Straits Settlements Volunteer Force

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Crest of the Singapore Volunteer Corps, which was part of the SSVF.

The Straits Settlements Volunteer Force (SSVF) was a military reserve force in the Straits Settlements, while they were under British rule. While the majority of the personnel were from Singapore, some lived in other parts of the Settlements, including Penang, Province Wellesley, Malacca and Labuan.


The SSVF had its origins in the Singapore Volunteer Artillery Corps, formed in 1888. In 1915 it helped suppress the mutiny of Sepoys in Singapore. The SSVF was officially formed in 1922, following the amalgamation of the Singapore Volunteer Corps, Penang and Province Wellesley Volunteer Corps, Malacca Volunteer Corps, and Labuan Volunteer Defence Detachment. In 1928, the SSVF infantry was re-organised into 4 battalions. The 1st and 2nd battalions consisted of members of the Singapore Volunteer Corps (1,250 men), the 3rd battalion consisted of the Penang & Province Wellesley Volunteer Corps (916 men) and the 4th Battalion consisted of the Malacca Volunteer Corps (675 men). Besides the infantry, the rest of the SSVF consisted of the Singapore Royal Artillery, Singapore Royal Engineers, Singapore Armoured Car Company and 3 ambulance units.[1][2]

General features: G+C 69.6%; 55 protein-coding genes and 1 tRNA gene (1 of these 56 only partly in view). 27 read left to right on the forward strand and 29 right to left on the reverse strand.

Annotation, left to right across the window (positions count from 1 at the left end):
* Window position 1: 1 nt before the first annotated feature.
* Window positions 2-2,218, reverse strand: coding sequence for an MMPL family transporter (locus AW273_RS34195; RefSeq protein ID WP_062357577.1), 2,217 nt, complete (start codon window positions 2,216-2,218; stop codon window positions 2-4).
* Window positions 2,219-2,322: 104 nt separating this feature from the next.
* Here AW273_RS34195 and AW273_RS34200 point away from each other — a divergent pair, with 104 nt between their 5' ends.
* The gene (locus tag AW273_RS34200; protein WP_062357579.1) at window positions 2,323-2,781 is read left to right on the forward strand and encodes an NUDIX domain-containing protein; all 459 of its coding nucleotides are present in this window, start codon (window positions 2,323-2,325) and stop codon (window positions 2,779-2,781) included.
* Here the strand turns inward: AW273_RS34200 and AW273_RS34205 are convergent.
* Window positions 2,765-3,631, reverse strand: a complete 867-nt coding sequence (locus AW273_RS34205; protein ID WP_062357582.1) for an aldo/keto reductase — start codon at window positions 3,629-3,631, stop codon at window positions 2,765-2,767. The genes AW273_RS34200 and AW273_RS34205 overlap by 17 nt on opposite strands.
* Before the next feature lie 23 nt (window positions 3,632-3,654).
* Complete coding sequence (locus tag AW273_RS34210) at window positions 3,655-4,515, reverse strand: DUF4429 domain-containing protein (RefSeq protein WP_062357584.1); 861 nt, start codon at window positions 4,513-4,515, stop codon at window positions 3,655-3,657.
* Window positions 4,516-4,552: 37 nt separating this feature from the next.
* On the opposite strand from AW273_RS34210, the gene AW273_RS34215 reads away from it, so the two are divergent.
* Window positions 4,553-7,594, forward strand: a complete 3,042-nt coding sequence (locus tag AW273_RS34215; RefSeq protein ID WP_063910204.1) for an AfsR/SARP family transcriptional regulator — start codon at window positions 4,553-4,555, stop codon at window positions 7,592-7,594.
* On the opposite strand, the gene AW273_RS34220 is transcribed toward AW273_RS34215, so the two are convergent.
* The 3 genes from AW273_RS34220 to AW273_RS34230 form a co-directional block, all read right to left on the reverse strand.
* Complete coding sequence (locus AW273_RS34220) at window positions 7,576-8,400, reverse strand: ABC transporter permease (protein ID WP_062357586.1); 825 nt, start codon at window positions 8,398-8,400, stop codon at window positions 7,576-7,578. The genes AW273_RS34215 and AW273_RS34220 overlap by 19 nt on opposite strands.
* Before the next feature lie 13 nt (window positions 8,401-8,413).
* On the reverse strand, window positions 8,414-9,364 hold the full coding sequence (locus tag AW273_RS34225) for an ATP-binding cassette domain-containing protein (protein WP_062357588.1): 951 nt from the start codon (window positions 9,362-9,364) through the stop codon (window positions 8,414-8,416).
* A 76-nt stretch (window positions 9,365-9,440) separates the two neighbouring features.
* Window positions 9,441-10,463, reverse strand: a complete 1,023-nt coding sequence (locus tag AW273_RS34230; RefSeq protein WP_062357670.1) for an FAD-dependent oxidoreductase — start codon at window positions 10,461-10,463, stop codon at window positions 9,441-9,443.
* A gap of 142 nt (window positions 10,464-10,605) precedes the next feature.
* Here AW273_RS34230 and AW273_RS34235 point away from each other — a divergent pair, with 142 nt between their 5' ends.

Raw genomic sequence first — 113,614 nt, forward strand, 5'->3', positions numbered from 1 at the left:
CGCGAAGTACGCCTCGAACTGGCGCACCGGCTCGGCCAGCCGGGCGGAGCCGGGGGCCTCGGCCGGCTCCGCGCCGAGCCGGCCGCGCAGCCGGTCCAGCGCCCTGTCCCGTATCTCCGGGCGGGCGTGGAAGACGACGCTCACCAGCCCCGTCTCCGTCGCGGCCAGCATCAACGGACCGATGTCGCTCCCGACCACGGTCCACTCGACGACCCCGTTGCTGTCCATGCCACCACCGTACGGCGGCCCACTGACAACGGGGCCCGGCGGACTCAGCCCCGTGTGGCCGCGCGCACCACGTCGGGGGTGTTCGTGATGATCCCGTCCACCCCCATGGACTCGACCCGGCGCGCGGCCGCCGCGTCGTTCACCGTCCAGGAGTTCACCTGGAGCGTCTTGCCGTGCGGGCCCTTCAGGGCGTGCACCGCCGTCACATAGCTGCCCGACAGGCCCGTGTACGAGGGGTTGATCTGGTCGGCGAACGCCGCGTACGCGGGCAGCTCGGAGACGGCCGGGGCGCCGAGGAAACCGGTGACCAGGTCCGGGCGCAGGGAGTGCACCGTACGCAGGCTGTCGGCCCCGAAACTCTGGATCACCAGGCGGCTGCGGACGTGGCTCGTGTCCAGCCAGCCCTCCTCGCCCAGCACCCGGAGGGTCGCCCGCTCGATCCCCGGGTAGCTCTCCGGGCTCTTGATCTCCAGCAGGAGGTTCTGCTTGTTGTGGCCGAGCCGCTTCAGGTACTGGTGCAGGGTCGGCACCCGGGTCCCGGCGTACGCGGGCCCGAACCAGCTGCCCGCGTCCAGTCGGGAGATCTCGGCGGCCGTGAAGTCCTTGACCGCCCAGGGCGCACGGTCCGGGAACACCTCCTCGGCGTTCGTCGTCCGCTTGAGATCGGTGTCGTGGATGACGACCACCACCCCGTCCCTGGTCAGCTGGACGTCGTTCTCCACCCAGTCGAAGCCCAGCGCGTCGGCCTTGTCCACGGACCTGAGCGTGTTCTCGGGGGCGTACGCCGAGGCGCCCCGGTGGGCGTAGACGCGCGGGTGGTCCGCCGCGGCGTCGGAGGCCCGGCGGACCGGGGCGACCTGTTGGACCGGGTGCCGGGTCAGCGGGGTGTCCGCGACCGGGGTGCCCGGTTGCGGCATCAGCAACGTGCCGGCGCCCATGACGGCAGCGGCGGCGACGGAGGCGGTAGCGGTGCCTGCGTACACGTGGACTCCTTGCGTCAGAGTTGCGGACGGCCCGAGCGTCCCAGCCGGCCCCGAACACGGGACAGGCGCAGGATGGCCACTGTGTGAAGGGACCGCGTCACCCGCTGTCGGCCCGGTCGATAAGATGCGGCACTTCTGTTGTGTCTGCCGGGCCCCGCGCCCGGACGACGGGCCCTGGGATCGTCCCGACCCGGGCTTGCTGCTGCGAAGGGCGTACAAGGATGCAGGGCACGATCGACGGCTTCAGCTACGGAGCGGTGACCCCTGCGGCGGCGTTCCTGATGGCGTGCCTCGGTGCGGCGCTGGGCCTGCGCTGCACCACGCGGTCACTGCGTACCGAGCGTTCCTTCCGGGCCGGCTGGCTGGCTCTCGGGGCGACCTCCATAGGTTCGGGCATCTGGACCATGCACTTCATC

World War II[edit]

Volunteer troops training with a Lewis machine gun, November 1941

As international tensions heightened during the 1930s, an increasing number of men of the various nationalities in the Settlements — predominantly European, Malay, Chinese, Indian and Eurasian — joined the SSVF. It included naval, air force, special operations, irregular units (such as Dalforce) and home guard units. The SSVF — including four infantry battalions — took part in the Battle of Singapore in 1942, and most of its members were captured on 15 February 1942 when their positions were overrun. The SSVF was reconstituted in 1948. In 1954, the Singapore Volunteer Corps was absorbed into the Singapore Military Forces when the SSVF was disbanded.

See also[edit]


  1. ^ "The History of The Volunteers". The Singapore Free Press and Mercantile Advertiser. 24 August 1929. p. 13. Retrieved 8 November 2018.
  2. ^ "Singapore Volunteer Corps was first in Empire". The Straits Times. 1 June 1957. p. 9. Retrieved 8 November 2018.


  • Eternal Vigilance, the Price of Freedom; compiled by Foong Choon Hon, translated by Yuen Chen Ching; Asiapac Books, Singapore; 2006
  • Lee Geok Boi; The Syonan Years - Singapore under Japanese Rule 1942 - 1945; National Archives of Singapore; 2005